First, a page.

Gay Civil Unions a Flop in Italy

by Juliana Freitag  •  •  May 15, 2017   

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"There's nothing else to say: it's definitely a flop." This was the introductory sentence to an article from liberal Italian newspaper La Repubblica when reporting on the scarce number of homosexual civil unions ever since the law came into force nearly a year ago.
The author states that the low numbers are "surprising," especially considering "the extremely hard battle ... to approve this law. This is undoubtedly the most divisive law of the legislature."
The gay civil unions law caters to a tiny fraction of the population whose demands are based solely on its deviant behavior.
This might come as a surprise to La Repubblica, which supported the legalization of homosexual civil unions during the entire campaign, but it is simple common sense to the ordinary folk. The creation of legislation mimicking a millennial institution based on natural law has become a legal right, an obligation that tramples on a nation's sovereignty — all to cater to a tiny fraction of the population whose demands are based solely on its deviant behavior.
It's a small portion of the population but an incredibly powerful lobby. As soon as La Repubblica published its analysis of the official numbers (2,802 civil unions in almost a year, far from being a "civil rights emergency"), Monica Cirinnà, the senator who sponsored the law, declared, "I am astonished to read that an important newspaper affirmed that 2,800 unions are a flop. ... They are, in a country where the cases of homophobia are not isolated, a sign of courage from people who went out there and reaffirmed they are citizens with full rights." She continued, "Secondly, these numbers are consistent with all the data from other great European countries."
Indeed they are. This year Switzerland celebrated 10 years of homosexual civil unions. The first year saw 2,004 partnerships, 900 were signed in the next two, and the number has stabilized at 600–700 a year since then. At 700 gay civil unions a year, this is a law customized for 0.015 percent of the Swiss population. In 2015, the number of homosexual couples who decided to end their partnership was a record 184, an equivalent of 26 percent of the total of civil unions signed each year. The figures speak for themselves: It's nothing but a temporary whim disguised as a social emergency, aiming at nothing but the destruction of the fundamental pillars of society.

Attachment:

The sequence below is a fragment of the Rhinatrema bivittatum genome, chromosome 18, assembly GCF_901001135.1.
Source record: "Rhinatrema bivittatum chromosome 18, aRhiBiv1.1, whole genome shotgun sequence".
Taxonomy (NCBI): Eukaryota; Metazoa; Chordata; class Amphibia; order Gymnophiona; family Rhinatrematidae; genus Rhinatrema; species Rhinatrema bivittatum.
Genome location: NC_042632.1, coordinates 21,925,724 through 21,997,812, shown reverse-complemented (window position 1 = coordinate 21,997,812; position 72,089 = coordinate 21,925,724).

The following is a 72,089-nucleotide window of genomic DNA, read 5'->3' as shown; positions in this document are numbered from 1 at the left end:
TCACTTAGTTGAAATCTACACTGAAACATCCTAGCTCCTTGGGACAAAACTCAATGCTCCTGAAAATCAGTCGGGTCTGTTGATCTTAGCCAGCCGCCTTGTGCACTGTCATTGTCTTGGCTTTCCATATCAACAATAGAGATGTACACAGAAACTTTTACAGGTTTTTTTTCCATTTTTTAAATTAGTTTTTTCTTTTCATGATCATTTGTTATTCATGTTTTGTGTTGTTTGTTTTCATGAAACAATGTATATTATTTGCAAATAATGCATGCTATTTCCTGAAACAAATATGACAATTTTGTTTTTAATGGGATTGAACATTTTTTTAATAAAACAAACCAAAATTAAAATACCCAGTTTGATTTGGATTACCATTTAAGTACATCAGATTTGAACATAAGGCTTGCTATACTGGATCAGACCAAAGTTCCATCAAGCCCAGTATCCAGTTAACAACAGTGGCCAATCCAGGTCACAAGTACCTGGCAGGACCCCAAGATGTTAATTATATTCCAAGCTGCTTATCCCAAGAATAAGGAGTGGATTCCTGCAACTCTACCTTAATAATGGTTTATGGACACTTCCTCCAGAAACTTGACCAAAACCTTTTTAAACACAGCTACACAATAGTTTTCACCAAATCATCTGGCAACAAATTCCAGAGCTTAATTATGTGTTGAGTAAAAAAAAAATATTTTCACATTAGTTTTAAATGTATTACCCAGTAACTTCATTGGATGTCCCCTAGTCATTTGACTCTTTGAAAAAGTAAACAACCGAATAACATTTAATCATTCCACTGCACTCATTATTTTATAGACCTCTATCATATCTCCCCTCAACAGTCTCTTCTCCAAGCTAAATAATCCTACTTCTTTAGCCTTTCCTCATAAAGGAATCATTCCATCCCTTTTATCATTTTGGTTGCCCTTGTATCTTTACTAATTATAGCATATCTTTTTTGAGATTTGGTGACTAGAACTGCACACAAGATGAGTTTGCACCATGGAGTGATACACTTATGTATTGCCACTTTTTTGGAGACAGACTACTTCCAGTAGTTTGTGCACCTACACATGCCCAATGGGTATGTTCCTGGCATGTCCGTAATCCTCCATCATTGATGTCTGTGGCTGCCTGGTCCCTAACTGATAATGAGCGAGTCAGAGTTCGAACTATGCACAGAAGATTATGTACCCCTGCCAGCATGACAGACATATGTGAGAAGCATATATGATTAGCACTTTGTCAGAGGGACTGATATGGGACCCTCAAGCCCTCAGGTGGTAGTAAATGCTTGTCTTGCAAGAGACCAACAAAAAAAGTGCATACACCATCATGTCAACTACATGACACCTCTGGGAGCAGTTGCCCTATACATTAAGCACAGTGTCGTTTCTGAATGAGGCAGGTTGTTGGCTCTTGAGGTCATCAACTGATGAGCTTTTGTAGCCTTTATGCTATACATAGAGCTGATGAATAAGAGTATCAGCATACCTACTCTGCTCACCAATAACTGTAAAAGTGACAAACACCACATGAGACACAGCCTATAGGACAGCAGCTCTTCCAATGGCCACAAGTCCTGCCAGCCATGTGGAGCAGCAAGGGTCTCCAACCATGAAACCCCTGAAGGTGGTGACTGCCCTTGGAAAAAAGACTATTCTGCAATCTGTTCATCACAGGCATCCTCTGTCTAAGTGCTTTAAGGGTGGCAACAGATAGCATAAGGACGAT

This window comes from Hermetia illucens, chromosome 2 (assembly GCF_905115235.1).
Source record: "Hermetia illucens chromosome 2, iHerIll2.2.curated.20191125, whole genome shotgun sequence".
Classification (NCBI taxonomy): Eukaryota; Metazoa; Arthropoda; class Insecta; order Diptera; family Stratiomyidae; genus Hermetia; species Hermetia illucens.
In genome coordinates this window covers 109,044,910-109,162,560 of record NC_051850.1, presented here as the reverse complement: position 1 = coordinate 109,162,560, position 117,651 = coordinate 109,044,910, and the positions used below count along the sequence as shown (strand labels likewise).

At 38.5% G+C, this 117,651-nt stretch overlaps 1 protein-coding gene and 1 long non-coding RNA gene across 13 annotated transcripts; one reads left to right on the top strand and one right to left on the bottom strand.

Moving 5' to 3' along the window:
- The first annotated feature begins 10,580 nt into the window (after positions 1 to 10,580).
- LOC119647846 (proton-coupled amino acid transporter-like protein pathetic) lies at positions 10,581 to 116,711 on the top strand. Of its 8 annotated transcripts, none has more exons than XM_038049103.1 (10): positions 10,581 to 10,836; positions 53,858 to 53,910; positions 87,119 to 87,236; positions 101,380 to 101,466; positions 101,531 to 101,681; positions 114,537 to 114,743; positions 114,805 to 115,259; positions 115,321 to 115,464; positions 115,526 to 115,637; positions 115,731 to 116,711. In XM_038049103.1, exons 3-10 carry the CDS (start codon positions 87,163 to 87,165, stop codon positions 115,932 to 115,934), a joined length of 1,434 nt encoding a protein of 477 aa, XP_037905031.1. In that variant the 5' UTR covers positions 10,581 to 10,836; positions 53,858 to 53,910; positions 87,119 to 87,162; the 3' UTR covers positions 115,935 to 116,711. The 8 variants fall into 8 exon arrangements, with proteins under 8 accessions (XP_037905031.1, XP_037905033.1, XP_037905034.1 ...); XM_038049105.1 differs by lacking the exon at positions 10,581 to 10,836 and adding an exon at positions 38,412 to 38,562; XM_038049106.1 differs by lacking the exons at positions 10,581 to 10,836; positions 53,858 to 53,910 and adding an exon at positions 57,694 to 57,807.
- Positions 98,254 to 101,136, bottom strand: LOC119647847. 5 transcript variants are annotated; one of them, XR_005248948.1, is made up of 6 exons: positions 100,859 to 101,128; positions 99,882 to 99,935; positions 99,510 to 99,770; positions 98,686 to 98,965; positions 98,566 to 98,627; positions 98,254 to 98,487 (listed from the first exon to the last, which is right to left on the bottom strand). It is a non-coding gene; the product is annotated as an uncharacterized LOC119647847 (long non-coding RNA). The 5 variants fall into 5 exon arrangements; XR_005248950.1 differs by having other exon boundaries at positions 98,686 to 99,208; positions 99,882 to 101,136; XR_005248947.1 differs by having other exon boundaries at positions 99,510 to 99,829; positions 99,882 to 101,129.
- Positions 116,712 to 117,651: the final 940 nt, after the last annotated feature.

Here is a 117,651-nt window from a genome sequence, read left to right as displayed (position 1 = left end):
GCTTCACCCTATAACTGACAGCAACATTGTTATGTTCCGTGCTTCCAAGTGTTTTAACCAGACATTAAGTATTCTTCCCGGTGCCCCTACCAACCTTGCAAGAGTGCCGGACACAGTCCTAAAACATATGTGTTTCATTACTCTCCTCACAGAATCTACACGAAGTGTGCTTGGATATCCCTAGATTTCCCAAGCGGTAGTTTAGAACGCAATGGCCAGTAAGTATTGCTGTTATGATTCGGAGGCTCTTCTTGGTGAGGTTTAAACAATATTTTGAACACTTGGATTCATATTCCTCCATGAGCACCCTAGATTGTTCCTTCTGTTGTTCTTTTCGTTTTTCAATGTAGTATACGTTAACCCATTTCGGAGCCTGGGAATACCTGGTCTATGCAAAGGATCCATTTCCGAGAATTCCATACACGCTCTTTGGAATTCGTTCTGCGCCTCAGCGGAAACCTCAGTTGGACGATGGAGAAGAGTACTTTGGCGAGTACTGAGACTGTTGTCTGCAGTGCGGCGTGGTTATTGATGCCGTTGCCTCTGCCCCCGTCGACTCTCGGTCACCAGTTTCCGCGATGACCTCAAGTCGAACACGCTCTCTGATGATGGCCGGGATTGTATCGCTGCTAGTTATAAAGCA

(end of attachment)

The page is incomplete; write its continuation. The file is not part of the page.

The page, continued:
With regard to the general accusation of "homophobia," which these days could include simply stating publicly that a homosexual civil union is not a marriage, the latest survey from the Pew Research Center reveals that 74 percent of Italians accept homosexuality. The Ministry of Internal Affairs' Department of Public Security, established in 2010, disclosed that from 2010–13 it has consistently received about 30 complaints a year concerning anti-gay discrimination — 30 complaints total from an entire country. As usual, the numbers have been inflated, together with the victims' "feelings."
As for being citizens with full rights, homosexual couples have always been protected by the law. That has been confirmed by many jurists throughout the years, ever since the first attempt to legalize homosexual unions in Italy in 2007. Last year, while the bill was still being discussed in Congress, 587 jurists made an appeal confirming that gay couples were not deprived of any constitutional rights, and which also expressed great concern for how the bill was written, as it made civil unions practically equal to marriage: "In a moment of such serious demographic crisis ... we hope for legislation ... that promotes the family and favors maternity, and therefore puts aside bills like this one, which is hostile to the person's dignity."
The State has elevated homosexuality to a juridical good, mortally striking the institution of marriage.
Catholic daily La Nuova Bussola Quotidiana had already predicted the flop back in January, when the number of homosexual couples legally bound by law numbered 1,000. Senator Monica Cirinnà had said in an interview that she received "hundreds of letters from young people. For them the important thing was to conquer a right! Then they'll decide if and when to celebrate their civil union."
"The important thing has always been about symbolism, to affirm that marriage binds two people of the same sex in the same way it binds two people of the opposite sex," the newspaper commented. "It doesn't matter if anybody will ever use this law; the fundamental aspect lies in the fact that the State has elevated homosexuality to a juridical good, mortally striking the institution of marriage."


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